Investment in REITs - Pros, Cons and ROI Expectations

Shobhit Agarwal, MD & CEO - ANAROCK CapitalIndia is waiting with bated breath for the first listings on its home-grown Real Estate Investment Trusts (REITs). In fact, the first listing will happen within a couple months. REITs are good news for investors who have a small appetite - as small as Rs 2 lakh - and yet want to invest in the otherwise highly cost-intensive commercial real estate market. With REITs, they can literally take a small bite of the large Indian CRE pie.

One of the major real estate players in the country (Blackstone-backed Embassy Group) is in the process of launching its first REIT to raise approx. $1 billion as part of its strategy to monetize its rent-yielding commercial properties.

Currently, this realty major is in the reshuffling of its property portfolio to include assets across Bengaluru, NCR and Mumbai. The company has more than 30 million sq. ft of leased office space and about 22 million sq. ft. more in the pipeline across cities.

Another player in the fray for listing REITs is IIFL Holdings.

REITs Decoded

Just like mutual funds, REITs are investment vehicles that own, operate and manage a portfolio of income-generating properties for regular returns. As of now, REIT-listed properties are largely commercial assets - primarily office spaces - that can generate steady and lucrative rental income. REIT-listed office assets are very likely to be followed by other REITable asset classes in India, including retail malls, hotels, etc.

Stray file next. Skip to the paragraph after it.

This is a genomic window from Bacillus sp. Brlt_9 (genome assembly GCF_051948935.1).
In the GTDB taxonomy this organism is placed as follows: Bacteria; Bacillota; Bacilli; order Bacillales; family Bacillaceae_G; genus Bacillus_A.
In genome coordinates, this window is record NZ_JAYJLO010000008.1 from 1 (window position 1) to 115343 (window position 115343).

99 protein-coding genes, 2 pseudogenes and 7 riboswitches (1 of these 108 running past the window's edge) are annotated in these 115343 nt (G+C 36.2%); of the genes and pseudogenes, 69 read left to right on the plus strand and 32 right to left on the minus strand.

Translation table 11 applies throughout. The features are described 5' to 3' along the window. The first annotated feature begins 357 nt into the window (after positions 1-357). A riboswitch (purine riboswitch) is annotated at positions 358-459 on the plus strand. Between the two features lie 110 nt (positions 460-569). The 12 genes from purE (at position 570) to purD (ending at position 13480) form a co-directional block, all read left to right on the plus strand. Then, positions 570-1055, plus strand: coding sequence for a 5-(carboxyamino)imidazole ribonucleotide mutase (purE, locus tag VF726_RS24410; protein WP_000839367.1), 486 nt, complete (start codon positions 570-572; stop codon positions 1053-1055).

Post its registration with SEBI, units of REITs will have to be mandatorily listed on exchanges and traded like securities. Like listed shares, small investors can buy units of REITs from both primary and secondary markets.

The Downside

On the flipside, a plethora of taxes have currently made REITs more than a little unattractive in India. For instance, when a REIT sells shares of assets, the capital gains are taxable. Further, in other countries where REITs have been functional for a long time have been exempted from stamp duty.

Such tax benefits, if and when are provided in Indian REITs, will act as a catalyst in making REITs more functional and attractive in the long run.

More importantly, if REITs become attractive to investors via tax sops, channels for foreign funding in Indian real estate market will open up. The potential is considerable, but a proactive decision on the taxation aspect needs to be made.

Global Players Galore

Sensing immense opportunity, large global institutional investors are already eyeing India's real estate market through REIT-tinted lenses. These include:
• Japan’s NikkoAm StraitsTrading Asia,
• US’ North Carolina Fund
• Malaysia’s Hwang Asia Pacific REITs and Infrastructure Fund
• Taiwan’s Eastspring Investments, and
• Canada-based Sentry Global.

The ignited interest of global entities for the upcoming Indian REITs is largely due to the uptick in office leasing activity in major Indian cities.

The Government and SEBI have incorporated several changes time and again to make the issuance of REITs a success. However, only time and circumstances can reveal the ‘real’ success of REITs in India. The first listing will be more of a test case for the Indian market. If it succeeds, there will certainly be no looking back.